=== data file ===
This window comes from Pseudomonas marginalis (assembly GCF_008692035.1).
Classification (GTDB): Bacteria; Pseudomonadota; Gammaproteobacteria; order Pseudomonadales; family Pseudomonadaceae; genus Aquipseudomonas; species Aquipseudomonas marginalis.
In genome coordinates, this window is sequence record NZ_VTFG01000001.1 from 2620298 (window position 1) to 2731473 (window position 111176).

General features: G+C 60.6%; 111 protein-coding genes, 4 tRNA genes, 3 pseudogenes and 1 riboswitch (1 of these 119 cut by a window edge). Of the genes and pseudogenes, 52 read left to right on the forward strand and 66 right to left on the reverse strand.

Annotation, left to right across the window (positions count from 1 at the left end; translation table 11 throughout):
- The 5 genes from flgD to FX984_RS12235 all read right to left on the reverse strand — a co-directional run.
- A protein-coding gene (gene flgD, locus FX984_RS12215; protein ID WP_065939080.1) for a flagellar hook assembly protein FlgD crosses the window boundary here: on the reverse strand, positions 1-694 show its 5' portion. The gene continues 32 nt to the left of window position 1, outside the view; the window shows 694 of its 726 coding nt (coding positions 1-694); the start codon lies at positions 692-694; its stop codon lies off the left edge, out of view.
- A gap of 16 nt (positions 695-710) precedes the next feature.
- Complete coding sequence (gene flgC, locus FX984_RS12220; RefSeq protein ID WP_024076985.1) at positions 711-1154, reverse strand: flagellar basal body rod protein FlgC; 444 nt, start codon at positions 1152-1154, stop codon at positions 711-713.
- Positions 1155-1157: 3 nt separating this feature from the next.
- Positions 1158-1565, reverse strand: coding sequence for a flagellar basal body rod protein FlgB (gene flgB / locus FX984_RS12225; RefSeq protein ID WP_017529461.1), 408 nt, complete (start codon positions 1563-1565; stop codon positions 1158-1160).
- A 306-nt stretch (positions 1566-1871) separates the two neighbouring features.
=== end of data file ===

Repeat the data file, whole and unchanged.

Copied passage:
This window comes from Pseudomonas marginalis (assembly GCF_008692035.1).
Classification (GTDB): Bacteria; Pseudomonadota; Gammaproteobacteria; order Pseudomonadales; family Pseudomonadaceae; genus Aquipseudomonas; species Aquipseudomonas marginalis.
In genome coordinates, this window is sequence record NZ_VTFG01000001.1 from 2620298 (window position 1) to 2731473 (window position 111176).

General features: G+C 60.6%; 111 protein-coding genes, 4 tRNA genes, 3 pseudogenes and 1 riboswitch (1 of these 119 cut by a window edge). Of the genes and pseudogenes, 52 read left to right on the forward strand and 66 right to left on the reverse strand.

Annotation, left to right across the window (positions count from 1 at the left end; translation table 11 throughout):
- The 5 genes from flgD to FX984_RS12235 all read right to left on the reverse strand — a co-directional run.
- A protein-coding gene (gene flgD, locus FX984_RS12215; protein ID WP_065939080.1) for a flagellar hook assembly protein FlgD crosses the window boundary here: on the reverse strand, positions 1-694 show its 5' portion. The gene continues 32 nt to the left of window position 1, outside the view; the window shows 694 of its 726 coding nt (coding positions 1-694); the start codon lies at positions 692-694; its stop codon lies off the left edge, out of view.
- A gap of 16 nt (positions 695-710) precedes the next feature.
- Complete coding sequence (gene flgC, locus FX984_RS12220; RefSeq protein ID WP_024076985.1) at positions 711-1154, reverse strand: flagellar basal body rod protein FlgC; 444 nt, start codon at positions 1152-1154, stop codon at positions 711-713.
- Positions 1155-1157: 3 nt separating this feature from the next.
- Positions 1158-1565, reverse strand: coding sequence for a flagellar basal body rod protein FlgB (gene flgB / locus FX984_RS12225; RefSeq protein ID WP_017529461.1), 408 nt, complete (start codon positions 1563-1565; stop codon positions 1158-1160).
- A 306-nt stretch (positions 1566-1871) separates the two neighbouring features.